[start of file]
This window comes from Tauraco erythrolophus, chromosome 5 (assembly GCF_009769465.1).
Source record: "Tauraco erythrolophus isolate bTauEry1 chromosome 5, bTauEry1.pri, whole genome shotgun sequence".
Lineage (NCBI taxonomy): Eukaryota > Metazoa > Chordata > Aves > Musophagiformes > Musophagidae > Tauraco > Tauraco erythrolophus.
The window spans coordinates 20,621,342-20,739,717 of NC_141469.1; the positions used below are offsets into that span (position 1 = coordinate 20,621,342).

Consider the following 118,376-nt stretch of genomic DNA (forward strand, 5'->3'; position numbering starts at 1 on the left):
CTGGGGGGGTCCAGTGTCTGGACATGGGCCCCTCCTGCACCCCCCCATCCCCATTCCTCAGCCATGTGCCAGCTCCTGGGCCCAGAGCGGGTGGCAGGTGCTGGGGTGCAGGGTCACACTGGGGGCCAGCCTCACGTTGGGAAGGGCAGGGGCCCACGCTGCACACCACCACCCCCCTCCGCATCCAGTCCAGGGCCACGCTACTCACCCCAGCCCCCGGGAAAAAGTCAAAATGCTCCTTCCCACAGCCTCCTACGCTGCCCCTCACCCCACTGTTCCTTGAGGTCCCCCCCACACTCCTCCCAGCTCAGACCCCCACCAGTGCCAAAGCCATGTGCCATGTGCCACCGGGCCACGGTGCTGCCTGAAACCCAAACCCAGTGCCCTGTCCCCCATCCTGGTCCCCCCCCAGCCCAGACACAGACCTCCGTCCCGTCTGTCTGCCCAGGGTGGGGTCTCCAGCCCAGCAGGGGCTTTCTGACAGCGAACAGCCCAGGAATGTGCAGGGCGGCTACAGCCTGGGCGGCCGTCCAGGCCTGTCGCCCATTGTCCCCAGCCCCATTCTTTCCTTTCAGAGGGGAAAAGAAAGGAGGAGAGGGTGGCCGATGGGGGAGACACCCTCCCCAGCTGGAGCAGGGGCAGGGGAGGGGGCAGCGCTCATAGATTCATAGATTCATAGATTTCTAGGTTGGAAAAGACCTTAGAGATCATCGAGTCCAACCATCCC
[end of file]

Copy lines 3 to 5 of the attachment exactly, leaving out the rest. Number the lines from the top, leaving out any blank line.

Lineage (NCBI taxonomy): Eukaryota > Metazoa > Chordata > Aves > Musophagiformes > Musophagidae > Tauraco > Tauraco erythrolophus.
The window spans coordinates 20,621,342-20,739,717 of NC_141469.1; the positions used below are offsets into that span (position 1 = coordinate 20,621,342).

Consider the following 118,376-nt stretch of genomic DNA (forward strand, 5'->3'; position numbering starts at 1 on the left):